To Hire and Fire

Amid questions and a legal challenge, the mayor’s hiring and firing powers continue to expand

To Hire and Fire
Condon has made it clear he wants to run the city like a business.

Whether contracting city work to private companies or seeking out city employees with private sector expertise, Mayor David Condon has made it known he’s looking to run City Hall more like a private business. In his latest move, Condon has pushed for more hiring and firing power over high-ranking city officials, and he looks poised to win the newest increase on that front Monday.

In April, the city’s fire and police departments reorganized, rebranding as divisions and adding new departments to increase the number of positions filled through appointments instead of civil service, the testing process used to hire and discipline city employees. Department heads are exempted from that process, so creating new departments offers the chance for the mayor to appoint more people, who are then approved by the City Council. Now, the Parks and Recreation Department is proposing a similar move, creating four departments within it and 10 total exempt positions, up from the current two. Between the three divisions, that’s a jump from six to 40 exempt positions. Like Police and Fire, Parks is unlikely to fill them all immediately, but the changes pave the way for the future.

In a city of more than 2,000 employees, the proportion remains small, but the changes have prompted discussions of nepotism, due process and the city’s historic civil service process. The administration says changes will help create efficiencies because department heads will have more flexibility to hire the best people to help run their departments — people vulnerable to firing if they don’t do their jobs well.

“Folks are being held accountable in ways they’ve never been held accountable before,” says the mayor’s spokesman Brian Coddington.

But others worry it’s exempting too many people from important checks to make sure they’re qualified for their jobs while making entire departments vulnerable to the whim of every new mayor. Soon after the earlier change, the firefighters union sued the city over whether the move was legal, but that case won’t be heard until next summer.

Council President Ben Stuckart, who opposed the changes because they didn’t happen at the same time as department budgeting, as outlined in the city charter, now says he’s on board with the Parks change because it was postponed to align with the budget, on which the Parks Board will vote next month.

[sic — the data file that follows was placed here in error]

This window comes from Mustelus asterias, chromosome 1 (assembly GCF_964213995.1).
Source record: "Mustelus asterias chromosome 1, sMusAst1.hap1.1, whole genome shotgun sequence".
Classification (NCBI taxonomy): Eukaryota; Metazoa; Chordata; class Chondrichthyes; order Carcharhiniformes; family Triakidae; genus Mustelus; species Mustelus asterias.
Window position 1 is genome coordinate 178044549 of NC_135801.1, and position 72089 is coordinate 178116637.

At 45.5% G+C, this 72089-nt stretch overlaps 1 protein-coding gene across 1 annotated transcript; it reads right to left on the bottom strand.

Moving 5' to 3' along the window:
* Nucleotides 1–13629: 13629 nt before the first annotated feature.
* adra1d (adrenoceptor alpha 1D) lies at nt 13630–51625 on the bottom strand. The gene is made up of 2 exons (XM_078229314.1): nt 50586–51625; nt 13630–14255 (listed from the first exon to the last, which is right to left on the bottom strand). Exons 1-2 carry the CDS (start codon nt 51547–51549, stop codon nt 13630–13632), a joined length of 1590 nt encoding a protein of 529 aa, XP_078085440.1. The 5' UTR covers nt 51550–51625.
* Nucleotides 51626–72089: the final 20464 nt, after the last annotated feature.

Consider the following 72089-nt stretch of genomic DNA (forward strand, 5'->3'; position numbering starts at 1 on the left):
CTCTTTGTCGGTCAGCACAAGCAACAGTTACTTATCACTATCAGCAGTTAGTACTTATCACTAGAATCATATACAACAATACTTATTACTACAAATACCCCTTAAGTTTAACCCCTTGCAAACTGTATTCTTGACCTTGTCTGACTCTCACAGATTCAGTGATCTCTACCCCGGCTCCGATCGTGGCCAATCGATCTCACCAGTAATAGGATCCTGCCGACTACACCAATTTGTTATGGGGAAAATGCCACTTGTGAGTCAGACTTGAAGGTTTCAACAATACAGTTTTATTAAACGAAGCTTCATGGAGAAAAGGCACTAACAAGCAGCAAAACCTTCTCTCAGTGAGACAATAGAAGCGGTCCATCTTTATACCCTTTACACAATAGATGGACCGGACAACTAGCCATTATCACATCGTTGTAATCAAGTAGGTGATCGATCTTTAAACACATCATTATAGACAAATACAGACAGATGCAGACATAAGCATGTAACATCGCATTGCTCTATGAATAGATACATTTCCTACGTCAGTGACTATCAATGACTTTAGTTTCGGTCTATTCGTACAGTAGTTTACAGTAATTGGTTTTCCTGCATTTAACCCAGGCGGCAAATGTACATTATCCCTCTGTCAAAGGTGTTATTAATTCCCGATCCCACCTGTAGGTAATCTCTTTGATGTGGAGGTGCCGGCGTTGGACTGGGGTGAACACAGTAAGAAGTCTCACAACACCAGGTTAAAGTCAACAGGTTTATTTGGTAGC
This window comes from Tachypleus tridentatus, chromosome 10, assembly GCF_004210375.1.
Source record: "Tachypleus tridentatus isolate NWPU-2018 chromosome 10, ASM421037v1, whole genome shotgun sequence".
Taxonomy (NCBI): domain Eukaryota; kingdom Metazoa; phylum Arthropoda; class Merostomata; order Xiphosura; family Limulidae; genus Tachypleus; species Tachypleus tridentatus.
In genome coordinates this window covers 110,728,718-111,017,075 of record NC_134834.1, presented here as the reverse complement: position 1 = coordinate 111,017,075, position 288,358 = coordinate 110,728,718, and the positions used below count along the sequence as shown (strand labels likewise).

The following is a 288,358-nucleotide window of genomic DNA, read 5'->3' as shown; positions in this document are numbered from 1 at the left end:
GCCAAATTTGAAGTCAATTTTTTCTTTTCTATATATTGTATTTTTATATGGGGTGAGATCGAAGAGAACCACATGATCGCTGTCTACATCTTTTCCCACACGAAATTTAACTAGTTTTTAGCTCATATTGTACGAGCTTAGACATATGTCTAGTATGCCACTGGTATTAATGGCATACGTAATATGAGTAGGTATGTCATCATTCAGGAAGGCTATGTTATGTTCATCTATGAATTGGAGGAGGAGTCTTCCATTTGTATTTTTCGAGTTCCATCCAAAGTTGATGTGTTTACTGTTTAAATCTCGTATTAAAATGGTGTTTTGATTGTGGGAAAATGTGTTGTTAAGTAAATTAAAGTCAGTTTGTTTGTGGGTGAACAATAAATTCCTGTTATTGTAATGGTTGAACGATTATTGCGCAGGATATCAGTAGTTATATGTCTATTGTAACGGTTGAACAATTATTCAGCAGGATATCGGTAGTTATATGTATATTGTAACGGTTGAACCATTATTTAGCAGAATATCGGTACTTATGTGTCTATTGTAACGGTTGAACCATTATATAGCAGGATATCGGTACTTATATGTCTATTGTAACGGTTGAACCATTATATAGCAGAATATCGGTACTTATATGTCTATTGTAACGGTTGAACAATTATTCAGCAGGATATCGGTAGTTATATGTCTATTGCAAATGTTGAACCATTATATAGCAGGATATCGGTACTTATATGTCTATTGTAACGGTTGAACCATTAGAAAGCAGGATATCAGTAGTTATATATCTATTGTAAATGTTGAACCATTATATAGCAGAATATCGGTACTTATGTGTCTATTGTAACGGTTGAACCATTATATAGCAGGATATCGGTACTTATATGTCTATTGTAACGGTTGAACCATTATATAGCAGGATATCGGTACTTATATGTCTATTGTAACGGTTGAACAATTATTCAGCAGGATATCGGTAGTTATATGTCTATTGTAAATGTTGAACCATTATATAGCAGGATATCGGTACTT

He says he still has “larger concerns,” including whether it could be difficult to find experienced managers willing to risk taking a new job that offers few protections from firing. Stuckart says the fire department chief told council members the civil service change is one reason the department is having trouble finding a replacement for Deputy Fire Chief Bob Hanna. While the department planned to find his replacement by the end of the year, that now appears unlikely and the council will vote to extend his retirement benefits until a replacement is found. Assistant Chief Brian Schaeffer calls Stuckart’s statement “completely untrue,” saying instead the civil service change simply delayed the hiring process because the department had to rewrite the job description and announce it again, not because it discouraged people from applying.

Parks Department Director Leroy Eadie doesn’t shy away from the fact that the changes will make it easier for him to fire his subordinates. In fact, that’s why he’s pushing for them.

“If it’s not working out, it’s not working out,” Eadie says of those in his department who oversee other employees and large budgets. “I need the ability to move them out, and move them out quickly, if they’re not capable of being in those key leadership positions.”

Some say the efforts to circumvent civil service entirely prove the need for a major overhaul of the program, to update tests and processes to reflect the modern day workforce. But Civil Service Chief Examiner Glenn Kibbey calls that argument a “red herring.” He says his office works closely with department heads to rewrite job descriptions to reflect what they want in a new hire, meaning any department head should be able to craft an effective team by the book.

“The citizens that created this city charter and this form of government ... had certain expectations for the mayor and certain expectations for the council,” he says. “I’m sure they never intended to be having an unlimited number of departments to get around that system."